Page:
Halloween safety tips for your pets

HFinchley-Dog-Walker-7-300x300 Halloween safety tips for your petsalloween can be a fantastic celebration for everyone, but remember that it can also be a very dangerous and stressful time for your dog. With many scary fancy dress costumes and many unusual and strange noises that your pet may be exposed to.  There are many safety points that you should consider, to make sure that your dog remains a happy pooch during this spooky event.

Walk your dog before darkness

Play it safe and take your dog for his exercise and toilet duties before the ghosts and ghouls hit the streets. Keep an eye on him at all times, and on a short lead when out for a walk.

Provide a safe and comfortable place at home

Pets just don’t like Halloween, so the best thing you can do is to keep Fido well out of harm’s way. Make a “hideaway” in a room well away from the windows and doors. Turn up the volume on the television, to eliminate any loud noises and fireworks that can be very frightening.

Ensure that your dog is not left alone in the garden

Trick or treaters have been known to tease dogs when out walking the streets at Halloween. Other vicious acts have included injuries to pets, and even thefts of precious dogs. Make sure that your pets are kept safely indoors, especially during the hours of darkness.

Take care when opening doors so your dog doesn’t escape

It’s a fact that on Halloween evening, you will be greeting visitors who come to your door for trick or treating. You will be opening your door quite frequently, and most likely, strangers dressed in weird and sometimes scary costumes will be standing on your doorstep. It’s no wonder that our dogs can sometimes be worried and aggressive and make an attempt to escape. To reduce stress, try to place your dog in another room or a secure crate, away from the door. The last thing you want to be doing is searching for a lost dog.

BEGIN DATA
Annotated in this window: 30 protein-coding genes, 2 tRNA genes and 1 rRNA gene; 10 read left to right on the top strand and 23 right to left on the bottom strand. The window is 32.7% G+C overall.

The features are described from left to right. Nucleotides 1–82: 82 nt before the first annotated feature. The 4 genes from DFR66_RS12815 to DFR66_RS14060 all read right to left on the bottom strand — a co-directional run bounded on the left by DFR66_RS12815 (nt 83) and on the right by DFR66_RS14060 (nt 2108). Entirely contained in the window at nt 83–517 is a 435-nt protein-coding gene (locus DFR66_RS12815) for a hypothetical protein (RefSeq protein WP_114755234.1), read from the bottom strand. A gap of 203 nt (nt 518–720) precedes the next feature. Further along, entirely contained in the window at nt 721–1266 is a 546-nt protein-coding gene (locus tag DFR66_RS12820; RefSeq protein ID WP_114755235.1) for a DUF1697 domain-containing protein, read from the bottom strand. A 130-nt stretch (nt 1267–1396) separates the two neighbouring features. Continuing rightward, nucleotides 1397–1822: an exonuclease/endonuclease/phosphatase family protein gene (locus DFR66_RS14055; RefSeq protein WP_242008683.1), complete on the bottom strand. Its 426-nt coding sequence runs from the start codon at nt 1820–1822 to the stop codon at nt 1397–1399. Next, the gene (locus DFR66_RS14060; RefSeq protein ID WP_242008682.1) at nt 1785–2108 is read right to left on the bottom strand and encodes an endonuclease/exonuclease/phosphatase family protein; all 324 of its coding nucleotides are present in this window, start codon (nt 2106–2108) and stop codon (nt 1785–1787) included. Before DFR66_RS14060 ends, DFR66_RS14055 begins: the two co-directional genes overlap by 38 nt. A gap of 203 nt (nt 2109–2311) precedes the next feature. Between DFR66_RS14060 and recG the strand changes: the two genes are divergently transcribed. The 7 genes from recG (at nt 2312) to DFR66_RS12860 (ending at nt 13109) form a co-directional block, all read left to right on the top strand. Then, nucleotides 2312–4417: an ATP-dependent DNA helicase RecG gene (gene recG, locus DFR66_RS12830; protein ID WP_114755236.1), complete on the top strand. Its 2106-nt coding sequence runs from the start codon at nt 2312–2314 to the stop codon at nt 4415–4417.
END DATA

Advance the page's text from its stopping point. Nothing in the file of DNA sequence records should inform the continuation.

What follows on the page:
Don’t force your dog to wear a costume

If you really do need to dress up your dog, please ensure that the costume doesn’t annoy him. The costume shouldn’t restrict any movement, the ability to breathe, hear or see. Always supervise your dog when he is wearing any outfit. Introduce the Halloween outfit to him before the big event allowing him to wear it for very short intervals. Offer plenty of treats and praise to make it a positive experience. If at any time your dog shows any distress, remove the costume immediately. There are many alternatives that you can buy to dress up your pet, so perhaps consider a decorated bandana instead.

Identification at all times

It goes without saying, that should your dog bolt out of the open doorway, if he has correct identification and is microchipped, the greater the chance of him being safely returned.

Don’t allow your dog near pumpkin or swede lanterns

Although small amounts of uncooked vegetable shouldn’t cause your pet too much harm, any carved lanterns that have been standing around may have begun to go mouldy. A stomach upset can result if your dog eats a large amount of something they aren’t used to. Take care if using candles to illuminate your Halloween lantern and keep well away from your dog, to prevent the risk of fire or burns.

Keep sweetie treats and chocolates away from your dog

All types of chocolate, dark and baking varieties in particular, can be lethal if your dog eats even small quantities. Poisoning by eating chocolate may bring on various symptoms, such as seizures, breathing rapidly, diarrhoea, vomiting and an increase in heart rate. Halloween sweet treats may contain xylitol, an artificial sweetener that can result in a vast drop in blood sugar. Keep all sweet treats well out of your dog’s reach.

Don’t force your dog to meet any new children

At Halloween especially, it’s likely that many new children will come into contact with your pet. Be prepared that a child may reach out unwittingly to stroke your dog. This can be especially stressful to your dog if the child is in a costume and excited. Kiddies often wear masks to cover their faces with costumes that have bat like ears. A dog can see this as a threat, become very worried and easily agitated when their normal routine is interrupted.

Think twice before you take your dog out trick or treating

Loud noises, screaming children, scary outfits and buzzing doorbells are all inevitable at Halloween. It’s in your dog’s best interests to keep him away from these spooky situations as much as you can. A lost dog or a bite can very quickly spoil the evening. Don’t terrify your pet unnecessarily.

With more than 9 million dogs in the UK, they are very likely to be involved in the family’s Halloween celebrations. As responsible dog owners, we must do everything we can to make sure our pets are kept safe, happy and healthy at all times.

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